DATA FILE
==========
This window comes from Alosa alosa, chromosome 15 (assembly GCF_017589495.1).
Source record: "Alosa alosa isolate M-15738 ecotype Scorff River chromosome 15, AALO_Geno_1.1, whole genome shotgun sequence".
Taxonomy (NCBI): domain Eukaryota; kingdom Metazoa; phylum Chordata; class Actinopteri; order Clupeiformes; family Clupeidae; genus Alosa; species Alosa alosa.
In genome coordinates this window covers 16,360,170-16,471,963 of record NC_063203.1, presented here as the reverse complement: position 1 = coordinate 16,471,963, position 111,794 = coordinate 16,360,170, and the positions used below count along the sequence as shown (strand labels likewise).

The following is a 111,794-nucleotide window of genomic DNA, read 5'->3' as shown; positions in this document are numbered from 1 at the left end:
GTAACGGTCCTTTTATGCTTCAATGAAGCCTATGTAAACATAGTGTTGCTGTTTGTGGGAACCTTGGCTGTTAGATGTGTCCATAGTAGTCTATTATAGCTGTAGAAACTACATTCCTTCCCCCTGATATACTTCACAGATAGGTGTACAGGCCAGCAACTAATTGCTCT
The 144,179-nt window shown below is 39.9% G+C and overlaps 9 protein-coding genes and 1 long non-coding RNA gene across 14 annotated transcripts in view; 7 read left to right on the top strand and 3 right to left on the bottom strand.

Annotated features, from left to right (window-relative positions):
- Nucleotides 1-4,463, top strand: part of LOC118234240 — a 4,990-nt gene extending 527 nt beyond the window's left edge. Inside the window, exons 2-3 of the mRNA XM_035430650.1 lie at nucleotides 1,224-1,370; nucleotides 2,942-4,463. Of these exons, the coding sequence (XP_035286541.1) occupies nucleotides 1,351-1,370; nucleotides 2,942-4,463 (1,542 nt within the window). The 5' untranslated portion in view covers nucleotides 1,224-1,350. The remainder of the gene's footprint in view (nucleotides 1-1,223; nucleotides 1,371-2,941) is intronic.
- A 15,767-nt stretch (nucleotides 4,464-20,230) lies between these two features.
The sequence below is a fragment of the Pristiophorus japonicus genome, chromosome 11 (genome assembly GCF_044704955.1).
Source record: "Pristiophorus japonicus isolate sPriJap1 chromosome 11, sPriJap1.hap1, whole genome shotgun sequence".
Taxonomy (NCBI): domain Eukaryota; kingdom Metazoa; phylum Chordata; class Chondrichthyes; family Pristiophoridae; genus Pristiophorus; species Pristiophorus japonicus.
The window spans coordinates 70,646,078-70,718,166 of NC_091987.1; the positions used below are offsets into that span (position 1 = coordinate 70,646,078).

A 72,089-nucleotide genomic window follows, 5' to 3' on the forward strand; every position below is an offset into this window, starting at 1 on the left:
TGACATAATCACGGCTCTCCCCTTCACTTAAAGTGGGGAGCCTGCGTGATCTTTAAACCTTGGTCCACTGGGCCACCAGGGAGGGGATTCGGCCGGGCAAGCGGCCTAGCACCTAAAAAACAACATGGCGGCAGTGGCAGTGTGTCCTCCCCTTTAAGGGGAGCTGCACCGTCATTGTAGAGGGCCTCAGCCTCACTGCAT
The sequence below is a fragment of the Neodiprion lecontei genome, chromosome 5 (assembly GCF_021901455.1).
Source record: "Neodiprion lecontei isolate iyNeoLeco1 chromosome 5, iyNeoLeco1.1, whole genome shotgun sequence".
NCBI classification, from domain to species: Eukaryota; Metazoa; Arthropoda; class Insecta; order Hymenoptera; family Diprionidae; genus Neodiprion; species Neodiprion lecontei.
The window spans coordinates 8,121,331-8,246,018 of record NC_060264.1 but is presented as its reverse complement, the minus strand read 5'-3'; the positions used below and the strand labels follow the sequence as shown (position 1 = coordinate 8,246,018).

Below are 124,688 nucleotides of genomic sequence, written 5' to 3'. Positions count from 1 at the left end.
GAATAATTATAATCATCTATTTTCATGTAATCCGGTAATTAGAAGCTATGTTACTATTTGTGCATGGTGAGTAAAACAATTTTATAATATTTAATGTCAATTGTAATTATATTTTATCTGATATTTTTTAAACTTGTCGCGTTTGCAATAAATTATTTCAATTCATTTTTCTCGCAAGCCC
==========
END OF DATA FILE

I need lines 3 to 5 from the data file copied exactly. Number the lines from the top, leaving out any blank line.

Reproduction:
Taxonomy (NCBI): domain Eukaryota; kingdom Metazoa; phylum Chordata; class Actinopteri; order Clupeiformes; family Clupeidae; genus Alosa; species Alosa alosa.
In genome coordinates this window covers 16,360,170-16,471,963 of record NC_063203.1, presented here as the reverse complement: position 1 = coordinate 16,471,963, position 111,794 = coordinate 16,360,170, and the positions used below count along the sequence as shown (strand labels likewise).

The following is a 111,794-nucleotide window of genomic DNA, read 5'->3' as shown; positions in this document are numbered from 1 at the left end: